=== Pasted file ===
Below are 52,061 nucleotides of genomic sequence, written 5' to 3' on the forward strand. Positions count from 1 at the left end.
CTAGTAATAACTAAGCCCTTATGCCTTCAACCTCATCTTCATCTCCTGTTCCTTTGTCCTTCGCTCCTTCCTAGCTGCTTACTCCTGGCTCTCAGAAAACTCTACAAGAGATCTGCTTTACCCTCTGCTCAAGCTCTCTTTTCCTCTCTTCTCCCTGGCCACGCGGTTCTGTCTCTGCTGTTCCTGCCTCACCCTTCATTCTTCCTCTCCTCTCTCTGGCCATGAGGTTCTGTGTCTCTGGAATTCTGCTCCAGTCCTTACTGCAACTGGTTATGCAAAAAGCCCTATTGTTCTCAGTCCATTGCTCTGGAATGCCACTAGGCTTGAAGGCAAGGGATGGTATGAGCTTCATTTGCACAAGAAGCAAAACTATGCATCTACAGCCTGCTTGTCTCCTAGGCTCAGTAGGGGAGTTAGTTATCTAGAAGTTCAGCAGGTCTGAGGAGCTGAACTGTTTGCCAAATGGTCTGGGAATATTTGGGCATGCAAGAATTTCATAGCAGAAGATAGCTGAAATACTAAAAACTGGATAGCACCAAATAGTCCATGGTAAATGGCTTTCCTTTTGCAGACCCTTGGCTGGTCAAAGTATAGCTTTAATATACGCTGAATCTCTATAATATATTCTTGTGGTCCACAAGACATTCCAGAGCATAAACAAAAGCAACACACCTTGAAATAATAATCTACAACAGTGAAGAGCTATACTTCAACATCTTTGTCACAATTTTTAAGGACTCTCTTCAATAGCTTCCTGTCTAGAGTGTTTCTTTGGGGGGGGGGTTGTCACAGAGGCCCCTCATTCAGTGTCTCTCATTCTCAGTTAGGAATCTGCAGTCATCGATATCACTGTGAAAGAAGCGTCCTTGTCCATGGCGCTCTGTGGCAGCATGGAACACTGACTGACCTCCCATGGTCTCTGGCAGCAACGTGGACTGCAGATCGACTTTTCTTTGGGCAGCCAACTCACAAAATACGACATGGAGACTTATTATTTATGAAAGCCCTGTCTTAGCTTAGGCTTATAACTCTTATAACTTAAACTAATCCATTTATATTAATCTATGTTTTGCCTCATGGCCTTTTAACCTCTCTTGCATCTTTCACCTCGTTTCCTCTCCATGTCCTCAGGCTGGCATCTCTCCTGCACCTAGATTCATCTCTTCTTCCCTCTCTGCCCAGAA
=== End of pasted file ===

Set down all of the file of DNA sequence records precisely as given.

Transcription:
Below are 52,061 nucleotides of genomic sequence, written 5' to 3' on the forward strand. Positions count from 1 at the left end.
CTAGTAATAACTAAGCCCTTATGCCTTCAACCTCATCTTCATCTCCTGTTCCTTTGTCCTTCGCTCCTTCCTAGCTGCTTACTCCTGGCTCTCAGAAAACTCTACAAGAGATCTGCTTTACCCTCTGCTCAAGCTCTCTTTTCCTCTCTTCTCCCTGGCCACGCGGTTCTGTCTCTGCTGTTCCTGCCTCACCCTTCATTCTTCCTCTCCTCTCTCTGGCCATGAGGTTCTGTGTCTCTGGAATTCTGCTCCAGTCCTTACTGCAACTGGTTATGCAAAAAGCCCTATTGTTCTCAGTCCATTGCTCTGGAATGCCACTAGGCTTGAAGGCAAGGGATGGTATGAGCTTCATTTGCACAAGAAGCAAAACTATGCATCTACAGCCTGCTTGTCTCCTAGGCTCAGTAGGGGAGTTAGTTATCTAGAAGTTCAGCAGGTCTGAGGAGCTGAACTGTTTGCCAAATGGTCTGGGAATATTTGGGCATGCAAGAATTTCATAGCAGAAGATAGCTGAAATACTAAAAACTGGATAGCACCAAATAGTCCATGGTAAATGGCTTTCCTTTTGCAGACCCTTGGCTGGTCAAAGTATAGCTTTAATATACGCTGAATCTCTATAATATATTCTTGTGGTCCACAAGACATTCCAGAGCATAAACAAAAGCAACACACCTTGAAATAATAATCTACAACAGTGAAGAGCTATACTTCAACATCTTTGTCACAATTTTTAAGGACTCTCTTCAATAGCTTCCTGTCTAGAGTGTTTCTTTGGGGGGGGGGTTGTCACAGAGGCCCCTCATTCAGTGTCTCTCATTCTCAGTTAGGAATCTGCAGTCATCGATATCACTGTGAAAGAAGCGTCCTTGTCCATGGCGCTCTGTGGCAGCATGGAACACTGACTGACCTCCCATGGTCTCTGGCAGCAACGTGGACTGCAGATCGACTTTTCTTTGGGCAGCCAACTCACAAAATACGACATGGAGACTTATTATTTATGAAAGCCCTGTCTTAGCTTAGGCTTATAACTCTTATAACTTAAACTAATCCATTTATATTAATCTATGTTTTGCCTCATGGCCTTTTAACCTCTCTTGCATCTTTCACCTCGTTTCCTCTCCATGTCCTCAGGCTGGCATCTCTCCTGCACCTAGATTCATCTCTTCTTCCCTCTCTGCCCAGAA